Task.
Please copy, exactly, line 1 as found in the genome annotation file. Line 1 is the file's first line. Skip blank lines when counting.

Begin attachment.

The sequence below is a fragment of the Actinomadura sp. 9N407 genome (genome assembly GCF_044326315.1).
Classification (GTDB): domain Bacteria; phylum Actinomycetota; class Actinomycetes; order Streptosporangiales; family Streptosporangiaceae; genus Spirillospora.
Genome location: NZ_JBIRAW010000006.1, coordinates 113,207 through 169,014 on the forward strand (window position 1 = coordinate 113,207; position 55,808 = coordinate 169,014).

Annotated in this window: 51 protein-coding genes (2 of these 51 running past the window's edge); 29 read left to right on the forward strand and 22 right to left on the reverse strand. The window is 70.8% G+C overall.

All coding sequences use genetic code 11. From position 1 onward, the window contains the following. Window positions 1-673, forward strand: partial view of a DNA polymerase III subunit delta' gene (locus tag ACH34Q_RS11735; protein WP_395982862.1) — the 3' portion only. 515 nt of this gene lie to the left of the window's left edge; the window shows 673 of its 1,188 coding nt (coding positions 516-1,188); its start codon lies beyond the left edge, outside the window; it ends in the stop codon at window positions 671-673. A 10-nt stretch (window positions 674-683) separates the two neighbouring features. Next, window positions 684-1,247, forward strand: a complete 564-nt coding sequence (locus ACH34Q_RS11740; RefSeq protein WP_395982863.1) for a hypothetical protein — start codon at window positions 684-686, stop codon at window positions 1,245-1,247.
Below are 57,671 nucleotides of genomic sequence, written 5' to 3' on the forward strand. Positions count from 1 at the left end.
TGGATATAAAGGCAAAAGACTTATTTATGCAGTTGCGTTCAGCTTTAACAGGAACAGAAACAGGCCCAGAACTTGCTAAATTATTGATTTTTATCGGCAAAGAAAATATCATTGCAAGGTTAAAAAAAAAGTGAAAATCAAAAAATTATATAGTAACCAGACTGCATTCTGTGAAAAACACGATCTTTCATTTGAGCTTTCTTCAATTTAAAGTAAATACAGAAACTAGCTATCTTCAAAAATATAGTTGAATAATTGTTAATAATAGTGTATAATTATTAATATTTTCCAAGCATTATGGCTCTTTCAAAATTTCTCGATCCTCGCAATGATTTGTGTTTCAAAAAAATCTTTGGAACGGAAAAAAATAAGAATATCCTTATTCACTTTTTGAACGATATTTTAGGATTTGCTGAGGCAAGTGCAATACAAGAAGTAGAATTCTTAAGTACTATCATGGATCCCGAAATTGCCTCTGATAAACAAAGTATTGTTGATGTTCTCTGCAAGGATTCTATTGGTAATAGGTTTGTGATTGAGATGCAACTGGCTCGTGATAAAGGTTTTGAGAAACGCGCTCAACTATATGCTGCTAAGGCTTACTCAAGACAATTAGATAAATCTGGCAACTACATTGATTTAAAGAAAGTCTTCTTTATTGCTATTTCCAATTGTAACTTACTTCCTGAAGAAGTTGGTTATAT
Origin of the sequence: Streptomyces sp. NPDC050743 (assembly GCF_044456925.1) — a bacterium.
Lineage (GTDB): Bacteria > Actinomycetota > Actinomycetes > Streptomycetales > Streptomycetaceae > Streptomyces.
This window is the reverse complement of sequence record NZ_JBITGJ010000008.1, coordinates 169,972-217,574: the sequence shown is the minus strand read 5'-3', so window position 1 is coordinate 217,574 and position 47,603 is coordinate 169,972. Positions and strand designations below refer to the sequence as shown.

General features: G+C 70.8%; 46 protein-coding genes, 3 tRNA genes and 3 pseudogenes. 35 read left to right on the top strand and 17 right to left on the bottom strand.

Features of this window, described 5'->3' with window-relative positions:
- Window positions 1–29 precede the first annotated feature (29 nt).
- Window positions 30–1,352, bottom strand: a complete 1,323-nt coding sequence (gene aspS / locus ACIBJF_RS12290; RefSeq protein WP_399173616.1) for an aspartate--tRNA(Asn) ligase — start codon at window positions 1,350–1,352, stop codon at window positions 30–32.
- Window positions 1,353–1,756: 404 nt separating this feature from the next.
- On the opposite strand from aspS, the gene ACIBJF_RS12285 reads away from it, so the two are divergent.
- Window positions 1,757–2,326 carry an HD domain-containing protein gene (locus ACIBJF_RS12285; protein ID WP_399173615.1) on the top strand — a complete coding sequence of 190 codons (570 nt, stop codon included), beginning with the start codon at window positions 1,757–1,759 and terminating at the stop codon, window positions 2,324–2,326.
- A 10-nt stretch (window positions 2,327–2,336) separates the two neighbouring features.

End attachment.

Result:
The sequence below is a fragment of the Actinomadura sp. 9N407 genome (genome assembly GCF_044326315.1).